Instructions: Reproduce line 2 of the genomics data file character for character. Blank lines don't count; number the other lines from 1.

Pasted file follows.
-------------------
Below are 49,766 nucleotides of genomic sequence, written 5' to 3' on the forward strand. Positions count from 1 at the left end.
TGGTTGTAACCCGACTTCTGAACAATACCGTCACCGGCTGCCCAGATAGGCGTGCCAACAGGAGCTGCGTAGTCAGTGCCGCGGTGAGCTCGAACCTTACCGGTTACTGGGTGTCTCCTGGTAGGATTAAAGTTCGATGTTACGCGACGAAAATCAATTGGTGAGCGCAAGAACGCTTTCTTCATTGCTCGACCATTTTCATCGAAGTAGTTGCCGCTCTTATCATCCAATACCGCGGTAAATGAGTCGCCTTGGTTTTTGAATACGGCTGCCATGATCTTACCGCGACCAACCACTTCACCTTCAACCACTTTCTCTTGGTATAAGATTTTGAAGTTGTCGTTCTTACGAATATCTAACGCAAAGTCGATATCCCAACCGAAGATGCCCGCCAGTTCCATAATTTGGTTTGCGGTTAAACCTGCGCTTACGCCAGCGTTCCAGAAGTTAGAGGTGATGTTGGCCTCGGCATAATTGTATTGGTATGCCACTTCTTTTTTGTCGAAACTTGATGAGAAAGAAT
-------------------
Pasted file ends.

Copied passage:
TGGTTGTAACCCGACTTCTGAACAATACCGTCACCGGCTGCCCAGATAGGCGTGCCAACAGGAGCTGCGTAGTCAGTGCCGCGGTGAGCTCGAACCTTACCGGTTACTGGGTGTCTCCTGGTAGGATTAAAGTTCGATGTTACGCGACGAAAATCAATTGGTGAGCGCAAGAACGCTTTCTTCATTGCTCGACCATTTTCATCGAAGTAGTTGCCGCTCTTATCATCCAATACCGCGGTAAATGAGTCGCCTTGGTTTTTGAATACGGCTGCCATGATCTTACCGCGACCAACCACTTCACCTTCAACCACTTTCTCTTGGTATAAGATTTTGAAGTTGTCGTTCTTACGAATATCTAACGCAAAGTCGATATCCCAACCGAAGATGCCCGCCAGTTCCATAATTTGGTTTGCGGTTAAACCTGCGCTTACGCCAGCGTTCCAGAAGTTAGAGGTGATGTTGGCCTCGGCATAATTGTATTGGTATGCCACTTCTTTTTTGTCGAAACTTGATGAGAAAGAAT